• Food: Can you find insects like beetles, flies, or moths to snack on?
  • Water: As we learned in the blog post, frogs absorb moisture through their skin instead of drinking it. Can you find a puddle, stream, pond, or even damp soil?
  • Shelter: During the hot summer months, canyon treefrogs often hang out in cracks and crevices to avoid drying out. They are masters of camouflage and can blend in perfectly with rocks. Can you find some habitat like this to hang out in?

Outdoor Challenge (Advanced):

Canyon treefrogs blend in with their surroundings! Their coloring can change depending on where they live. Our Forest Explorers club found this canyon treefrog blending in to a rock in Acid Canyon last fall. (Photo by Denise Matthews)

Since frogs and salamanders must blend in well to avoid predation, they are very hard to see. But they are often easier to hear. In our area, most frogs will wait until monsoon season to mate. At that time, you can go to water bodies and hear their calls.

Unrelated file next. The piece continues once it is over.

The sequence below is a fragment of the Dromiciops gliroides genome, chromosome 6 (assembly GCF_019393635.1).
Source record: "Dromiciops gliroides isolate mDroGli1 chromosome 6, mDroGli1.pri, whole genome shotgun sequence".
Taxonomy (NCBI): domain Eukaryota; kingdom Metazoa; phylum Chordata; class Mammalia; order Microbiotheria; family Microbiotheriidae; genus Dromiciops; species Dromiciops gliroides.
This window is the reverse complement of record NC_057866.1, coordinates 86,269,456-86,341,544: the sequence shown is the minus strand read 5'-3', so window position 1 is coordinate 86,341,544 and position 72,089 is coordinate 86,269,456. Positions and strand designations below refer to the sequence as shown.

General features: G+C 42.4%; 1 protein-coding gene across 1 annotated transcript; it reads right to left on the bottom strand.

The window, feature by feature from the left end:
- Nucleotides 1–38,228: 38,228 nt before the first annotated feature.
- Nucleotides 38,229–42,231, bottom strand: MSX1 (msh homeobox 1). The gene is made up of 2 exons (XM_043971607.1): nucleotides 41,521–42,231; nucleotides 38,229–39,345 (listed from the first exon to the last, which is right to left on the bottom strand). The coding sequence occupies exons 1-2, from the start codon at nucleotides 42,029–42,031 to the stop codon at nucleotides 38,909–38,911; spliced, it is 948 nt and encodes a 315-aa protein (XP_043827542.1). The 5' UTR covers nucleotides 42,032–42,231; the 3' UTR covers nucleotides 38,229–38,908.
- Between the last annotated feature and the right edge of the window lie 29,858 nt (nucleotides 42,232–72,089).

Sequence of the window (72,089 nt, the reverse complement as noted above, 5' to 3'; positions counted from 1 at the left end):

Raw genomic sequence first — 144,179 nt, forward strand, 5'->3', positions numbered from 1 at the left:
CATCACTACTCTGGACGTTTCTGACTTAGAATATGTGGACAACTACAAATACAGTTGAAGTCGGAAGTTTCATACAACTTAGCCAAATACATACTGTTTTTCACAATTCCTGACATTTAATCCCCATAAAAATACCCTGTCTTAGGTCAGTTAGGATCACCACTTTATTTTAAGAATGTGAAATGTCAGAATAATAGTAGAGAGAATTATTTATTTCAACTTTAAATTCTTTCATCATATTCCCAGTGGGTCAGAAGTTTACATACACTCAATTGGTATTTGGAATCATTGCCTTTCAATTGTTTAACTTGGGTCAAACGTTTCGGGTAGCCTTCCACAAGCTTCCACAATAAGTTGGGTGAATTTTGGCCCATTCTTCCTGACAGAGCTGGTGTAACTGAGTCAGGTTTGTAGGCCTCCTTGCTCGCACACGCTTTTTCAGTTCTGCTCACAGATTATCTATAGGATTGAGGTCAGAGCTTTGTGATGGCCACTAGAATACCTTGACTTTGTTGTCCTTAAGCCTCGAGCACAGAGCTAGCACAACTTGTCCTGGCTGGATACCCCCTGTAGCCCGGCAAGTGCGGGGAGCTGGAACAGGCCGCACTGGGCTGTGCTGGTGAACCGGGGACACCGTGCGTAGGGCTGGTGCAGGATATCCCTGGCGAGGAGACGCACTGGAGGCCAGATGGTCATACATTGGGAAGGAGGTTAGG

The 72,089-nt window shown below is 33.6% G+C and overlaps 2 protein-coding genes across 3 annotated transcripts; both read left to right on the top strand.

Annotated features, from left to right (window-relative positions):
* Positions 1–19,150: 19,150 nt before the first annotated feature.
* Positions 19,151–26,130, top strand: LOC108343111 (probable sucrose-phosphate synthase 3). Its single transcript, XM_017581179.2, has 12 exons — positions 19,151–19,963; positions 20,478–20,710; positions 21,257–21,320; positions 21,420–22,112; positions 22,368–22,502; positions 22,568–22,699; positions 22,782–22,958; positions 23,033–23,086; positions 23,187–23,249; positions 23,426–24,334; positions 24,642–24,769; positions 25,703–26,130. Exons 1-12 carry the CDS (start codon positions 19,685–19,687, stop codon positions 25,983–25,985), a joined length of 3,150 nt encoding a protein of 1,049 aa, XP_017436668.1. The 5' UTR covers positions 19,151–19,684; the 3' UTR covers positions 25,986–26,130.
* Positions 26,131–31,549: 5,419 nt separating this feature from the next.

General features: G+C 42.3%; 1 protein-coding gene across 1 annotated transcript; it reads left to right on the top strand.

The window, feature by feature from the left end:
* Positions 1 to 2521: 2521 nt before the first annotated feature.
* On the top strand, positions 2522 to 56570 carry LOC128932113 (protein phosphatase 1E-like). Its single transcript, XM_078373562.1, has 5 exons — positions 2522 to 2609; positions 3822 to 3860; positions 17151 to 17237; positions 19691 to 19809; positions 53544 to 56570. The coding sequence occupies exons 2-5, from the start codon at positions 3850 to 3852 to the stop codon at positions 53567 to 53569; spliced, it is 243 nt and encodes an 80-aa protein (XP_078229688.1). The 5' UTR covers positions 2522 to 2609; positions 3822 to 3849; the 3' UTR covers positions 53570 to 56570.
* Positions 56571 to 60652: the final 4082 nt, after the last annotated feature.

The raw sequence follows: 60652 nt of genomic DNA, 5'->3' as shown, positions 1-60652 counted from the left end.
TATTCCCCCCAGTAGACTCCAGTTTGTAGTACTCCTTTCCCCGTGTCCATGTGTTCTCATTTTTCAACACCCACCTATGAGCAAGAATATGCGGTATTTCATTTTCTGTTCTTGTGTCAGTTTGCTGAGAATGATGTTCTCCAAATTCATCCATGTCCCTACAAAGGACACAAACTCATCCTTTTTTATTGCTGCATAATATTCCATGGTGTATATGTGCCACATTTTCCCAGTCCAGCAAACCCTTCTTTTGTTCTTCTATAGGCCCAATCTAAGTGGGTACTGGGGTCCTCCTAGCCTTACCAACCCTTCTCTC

Listen to the calls of the western chorus frog and the canyon treefrog.

Then, as the season progresses, visit ponds such as retention ponds, stock ponds, and canyon bottoms, and listen for these sounds. If you get really interested, you can join the Association of Zoos and Aquariums’ citizen science project FrogWatch USA to contribute to amphibian conservation.


Want to Learn More?

  • This week we’ve learned about reptiles and amphibians. Most of the critters at the Los Alamos Nature Center fall into one of these categories! Take our “Which Los Alamos Nature Center Critter Are You?” quiz to find out which of our residents you are most like!
  • Do you know how to tell the difference between a frog and a toad? We have both frogs and toads here in New Mexico and they are both amphibians. Check out this video for some tips for noting the general difference between frogs and toads!